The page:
Competitor number five gave us “Suika Sue” again stunning presentation, two slices of sake-marinated watermelon – which looked like the best sushi grade tuna – each topped with wakame wrapped in cucumber, one with ginger and one with beetroot.
Randomly it tasted too fishy?! The Wakame was overpowering, it was like eating a strong, oily fish, not something I dislike, but it screwed with my ‘vegan’ tastebuds. 22/30
Next up was “Black Eye Beans” – again no prizes for guessing which restaurant was behind this one.
A very tasty corn tostada topped with re-fried beans and butternut squash, but it was quite obviously Mexican even with the addition of some kimchi and a hint of wasabi in the chipotle mayonnaise. 24/30
Dish number 7 “You say potato, I say potato,” was lush. On such a cold wintery night, it was perfectly described by one of my fellow diners as ‘vegan pub grub.’
A hot ball of sweet potato and aubergine, deep fried with a really crispy coat, pickled mushrooms and a miso and sesame dressing. It was simple, delicious and my favourite. 28/30
The penultimate dish was “Open Sesame” a wedge of homemade tofu and celeriac with a soy and coriander dressing.
It looked lovely and had a great texture, but sadly a really acrid aftertaste, it was unpleasant and it wouldn’t go away and for that reason, it got my lowest score of the evening. 20/30
I had just enough room left for the ninth and final dish “My Clementine” a simple dish of carrot and clementines with a satay sauce.
The flavour was amazing, the three main components worked well together, but it just looked really sad… all the colour had gone. It was a little brown carrot which looked like a rat’s tail, with some brown satay and some pale clementine. It really needed some colour, you eat with your eyes. 22/30
Score cards were collected and the votes were counted and verified and the winner, very deservedly was dish Number 7 ‘You Say Potato, I Say Potato” from the gorgeous Tina Hovarth of Cantina, proof that keeping it simple works.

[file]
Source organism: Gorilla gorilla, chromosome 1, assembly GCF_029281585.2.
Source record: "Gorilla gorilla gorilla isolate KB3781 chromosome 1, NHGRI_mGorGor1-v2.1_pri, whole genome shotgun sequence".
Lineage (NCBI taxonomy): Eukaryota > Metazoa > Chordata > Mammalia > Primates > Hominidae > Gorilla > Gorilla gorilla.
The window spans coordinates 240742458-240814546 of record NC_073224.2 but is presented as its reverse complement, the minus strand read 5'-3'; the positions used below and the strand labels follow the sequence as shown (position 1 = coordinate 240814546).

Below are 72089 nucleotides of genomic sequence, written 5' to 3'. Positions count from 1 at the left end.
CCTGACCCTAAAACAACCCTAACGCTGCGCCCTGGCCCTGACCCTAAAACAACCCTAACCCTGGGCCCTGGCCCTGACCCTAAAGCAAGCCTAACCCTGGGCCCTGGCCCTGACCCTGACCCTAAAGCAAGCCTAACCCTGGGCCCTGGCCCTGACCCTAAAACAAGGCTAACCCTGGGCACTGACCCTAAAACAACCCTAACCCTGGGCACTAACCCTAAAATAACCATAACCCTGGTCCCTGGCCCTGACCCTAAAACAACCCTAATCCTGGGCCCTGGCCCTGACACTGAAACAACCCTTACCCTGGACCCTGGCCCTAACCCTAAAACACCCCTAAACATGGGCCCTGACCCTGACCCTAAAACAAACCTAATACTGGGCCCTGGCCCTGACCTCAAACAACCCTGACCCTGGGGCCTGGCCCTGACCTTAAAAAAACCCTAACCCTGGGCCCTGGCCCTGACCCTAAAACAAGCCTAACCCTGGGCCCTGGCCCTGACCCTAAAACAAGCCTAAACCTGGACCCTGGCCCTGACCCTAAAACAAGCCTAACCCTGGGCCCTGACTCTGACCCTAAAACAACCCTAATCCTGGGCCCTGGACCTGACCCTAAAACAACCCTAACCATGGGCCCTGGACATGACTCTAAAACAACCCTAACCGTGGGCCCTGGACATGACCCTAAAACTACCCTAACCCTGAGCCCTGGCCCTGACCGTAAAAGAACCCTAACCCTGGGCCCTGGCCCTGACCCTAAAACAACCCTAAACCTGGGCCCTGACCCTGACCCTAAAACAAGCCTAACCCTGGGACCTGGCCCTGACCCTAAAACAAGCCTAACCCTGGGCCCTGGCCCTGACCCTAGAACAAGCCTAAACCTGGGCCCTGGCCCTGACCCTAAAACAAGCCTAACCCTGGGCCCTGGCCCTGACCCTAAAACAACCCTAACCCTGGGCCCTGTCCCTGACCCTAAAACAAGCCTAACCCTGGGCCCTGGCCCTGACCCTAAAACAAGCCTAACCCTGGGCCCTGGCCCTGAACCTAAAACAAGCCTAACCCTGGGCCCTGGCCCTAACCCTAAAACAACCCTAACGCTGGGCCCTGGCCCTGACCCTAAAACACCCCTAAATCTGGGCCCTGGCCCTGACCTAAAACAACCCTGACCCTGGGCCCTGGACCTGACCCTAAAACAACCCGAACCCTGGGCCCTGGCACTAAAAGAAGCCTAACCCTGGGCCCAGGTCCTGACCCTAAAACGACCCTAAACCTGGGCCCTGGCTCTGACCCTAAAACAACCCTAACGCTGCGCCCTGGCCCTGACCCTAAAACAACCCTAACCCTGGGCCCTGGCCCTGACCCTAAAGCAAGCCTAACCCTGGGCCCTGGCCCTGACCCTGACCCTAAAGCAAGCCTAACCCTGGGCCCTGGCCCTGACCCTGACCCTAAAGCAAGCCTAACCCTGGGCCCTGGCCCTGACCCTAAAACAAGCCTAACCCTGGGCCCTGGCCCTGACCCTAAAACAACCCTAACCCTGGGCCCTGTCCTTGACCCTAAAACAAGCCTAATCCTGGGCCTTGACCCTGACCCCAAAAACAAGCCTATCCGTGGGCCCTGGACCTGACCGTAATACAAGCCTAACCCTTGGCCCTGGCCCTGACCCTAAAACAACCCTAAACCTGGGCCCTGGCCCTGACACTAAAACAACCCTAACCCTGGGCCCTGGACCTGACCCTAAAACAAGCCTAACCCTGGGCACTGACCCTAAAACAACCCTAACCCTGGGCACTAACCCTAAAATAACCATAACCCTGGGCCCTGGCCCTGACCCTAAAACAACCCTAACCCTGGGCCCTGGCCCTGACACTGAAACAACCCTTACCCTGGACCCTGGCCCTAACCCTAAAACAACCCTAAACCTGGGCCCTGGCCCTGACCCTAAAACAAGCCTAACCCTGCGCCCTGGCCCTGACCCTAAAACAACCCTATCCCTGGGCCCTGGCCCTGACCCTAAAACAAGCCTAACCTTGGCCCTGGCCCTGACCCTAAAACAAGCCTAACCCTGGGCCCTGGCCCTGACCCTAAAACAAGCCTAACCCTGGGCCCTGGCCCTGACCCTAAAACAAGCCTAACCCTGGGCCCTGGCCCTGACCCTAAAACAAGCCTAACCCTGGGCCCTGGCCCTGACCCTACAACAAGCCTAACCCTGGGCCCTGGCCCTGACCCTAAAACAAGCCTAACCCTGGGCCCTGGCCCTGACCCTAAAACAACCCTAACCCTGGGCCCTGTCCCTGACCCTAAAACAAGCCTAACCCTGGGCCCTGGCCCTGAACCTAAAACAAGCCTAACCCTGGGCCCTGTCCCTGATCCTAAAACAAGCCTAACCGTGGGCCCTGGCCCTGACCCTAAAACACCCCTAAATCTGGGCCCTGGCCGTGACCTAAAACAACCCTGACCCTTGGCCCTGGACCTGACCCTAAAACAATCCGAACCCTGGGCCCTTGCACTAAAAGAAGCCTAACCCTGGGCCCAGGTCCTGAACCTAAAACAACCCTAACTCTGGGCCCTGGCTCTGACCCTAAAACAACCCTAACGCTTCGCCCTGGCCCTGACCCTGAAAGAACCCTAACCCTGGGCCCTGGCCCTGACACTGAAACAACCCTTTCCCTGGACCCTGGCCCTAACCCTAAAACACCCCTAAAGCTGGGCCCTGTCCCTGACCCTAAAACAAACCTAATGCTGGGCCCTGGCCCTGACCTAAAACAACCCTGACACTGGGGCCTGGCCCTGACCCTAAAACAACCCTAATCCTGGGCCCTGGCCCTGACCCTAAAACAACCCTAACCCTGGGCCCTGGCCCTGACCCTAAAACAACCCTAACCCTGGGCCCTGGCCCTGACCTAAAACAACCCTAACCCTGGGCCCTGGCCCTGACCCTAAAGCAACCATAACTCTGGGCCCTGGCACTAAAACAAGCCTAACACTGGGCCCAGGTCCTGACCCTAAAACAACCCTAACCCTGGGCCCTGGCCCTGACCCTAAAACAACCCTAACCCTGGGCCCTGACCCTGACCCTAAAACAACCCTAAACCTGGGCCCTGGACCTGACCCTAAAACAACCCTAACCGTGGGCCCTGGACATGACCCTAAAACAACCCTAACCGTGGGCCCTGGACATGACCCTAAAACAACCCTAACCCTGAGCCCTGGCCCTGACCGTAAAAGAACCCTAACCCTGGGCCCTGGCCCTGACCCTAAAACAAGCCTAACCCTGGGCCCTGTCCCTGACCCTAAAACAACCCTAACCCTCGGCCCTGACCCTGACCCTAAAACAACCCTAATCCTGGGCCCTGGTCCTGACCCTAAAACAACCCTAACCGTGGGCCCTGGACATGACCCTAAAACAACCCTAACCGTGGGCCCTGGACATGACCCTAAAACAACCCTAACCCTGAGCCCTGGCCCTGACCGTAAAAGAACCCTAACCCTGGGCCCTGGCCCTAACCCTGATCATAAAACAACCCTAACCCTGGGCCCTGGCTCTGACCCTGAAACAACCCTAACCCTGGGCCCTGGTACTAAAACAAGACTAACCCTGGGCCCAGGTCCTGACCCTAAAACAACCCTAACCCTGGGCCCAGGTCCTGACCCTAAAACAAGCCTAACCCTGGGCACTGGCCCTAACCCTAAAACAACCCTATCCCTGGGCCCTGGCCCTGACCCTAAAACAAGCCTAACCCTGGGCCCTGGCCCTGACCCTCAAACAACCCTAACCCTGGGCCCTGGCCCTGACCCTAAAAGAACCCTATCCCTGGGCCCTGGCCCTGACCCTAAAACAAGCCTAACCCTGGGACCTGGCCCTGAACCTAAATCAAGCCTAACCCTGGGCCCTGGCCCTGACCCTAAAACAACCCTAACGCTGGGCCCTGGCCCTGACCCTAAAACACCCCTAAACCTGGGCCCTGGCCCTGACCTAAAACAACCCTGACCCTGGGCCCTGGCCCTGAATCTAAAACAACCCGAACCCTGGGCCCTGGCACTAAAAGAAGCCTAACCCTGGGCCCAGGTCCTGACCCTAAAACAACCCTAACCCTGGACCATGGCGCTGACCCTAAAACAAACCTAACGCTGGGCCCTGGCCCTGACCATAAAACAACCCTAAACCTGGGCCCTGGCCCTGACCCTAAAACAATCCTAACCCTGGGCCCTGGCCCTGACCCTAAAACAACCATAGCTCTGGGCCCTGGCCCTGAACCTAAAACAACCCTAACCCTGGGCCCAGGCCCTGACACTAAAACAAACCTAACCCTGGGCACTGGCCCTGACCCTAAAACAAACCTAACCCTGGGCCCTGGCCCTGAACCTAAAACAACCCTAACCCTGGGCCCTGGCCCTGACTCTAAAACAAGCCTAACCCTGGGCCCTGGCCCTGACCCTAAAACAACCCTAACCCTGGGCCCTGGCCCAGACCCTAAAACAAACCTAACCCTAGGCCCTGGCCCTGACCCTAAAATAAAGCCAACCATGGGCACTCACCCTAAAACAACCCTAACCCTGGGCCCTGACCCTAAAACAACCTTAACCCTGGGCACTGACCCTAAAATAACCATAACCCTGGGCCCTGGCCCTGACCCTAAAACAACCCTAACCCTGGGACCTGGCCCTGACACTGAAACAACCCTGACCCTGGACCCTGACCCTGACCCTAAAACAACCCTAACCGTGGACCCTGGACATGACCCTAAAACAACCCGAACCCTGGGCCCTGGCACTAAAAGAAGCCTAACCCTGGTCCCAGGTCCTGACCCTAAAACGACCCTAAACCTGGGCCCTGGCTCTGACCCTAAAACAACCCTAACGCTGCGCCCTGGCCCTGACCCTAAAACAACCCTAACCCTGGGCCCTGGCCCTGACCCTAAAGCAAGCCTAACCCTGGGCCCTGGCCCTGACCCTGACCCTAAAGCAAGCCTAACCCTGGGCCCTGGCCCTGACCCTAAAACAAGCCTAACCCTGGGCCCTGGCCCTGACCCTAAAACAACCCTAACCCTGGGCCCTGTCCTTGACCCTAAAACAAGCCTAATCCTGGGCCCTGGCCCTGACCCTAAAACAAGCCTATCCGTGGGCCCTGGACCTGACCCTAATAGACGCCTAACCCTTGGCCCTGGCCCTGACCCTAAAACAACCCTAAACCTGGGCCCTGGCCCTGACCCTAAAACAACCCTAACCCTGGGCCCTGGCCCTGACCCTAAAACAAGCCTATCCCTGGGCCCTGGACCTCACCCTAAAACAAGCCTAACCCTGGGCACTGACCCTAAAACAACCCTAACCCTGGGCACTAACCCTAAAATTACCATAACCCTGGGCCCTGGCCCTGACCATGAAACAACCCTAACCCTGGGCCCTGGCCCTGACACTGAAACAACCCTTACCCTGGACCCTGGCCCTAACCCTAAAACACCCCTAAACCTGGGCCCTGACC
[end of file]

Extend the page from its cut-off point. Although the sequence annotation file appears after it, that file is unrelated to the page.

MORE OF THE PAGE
Runner up was Kieron James from Beach BBQ for his beautiful “Beach Garden” creation. Known for his steaks, I was amazed that he was behind such a delicate vegan dish. He has proper man hands and I asked how he managed to present such a delicate dish with his big meaty fingers? He just smiled.
Third place went to John Bayley from Cashew Catering and his amazing stained glass window tomato atop “Seitan Nigiri.” Not only is John a great chef, he is a true gent, he let me jump in front of him whilst waiting for the loo.
Surprisingly 7th and 8th place went to 64Degrees and The Set. I was stunned that the acrid homemade tofu came from 64Degrees and the brown carrot from The Set. I have eaten at both restaurants and their vegetarian food is both delicious and beautiful. Did they loose their creativity because it was vegan??
It was a great night and I will definitely be there next year and for any of you hardcore carnivores out there I’d highly recommend it, It will definitely give you food for thought.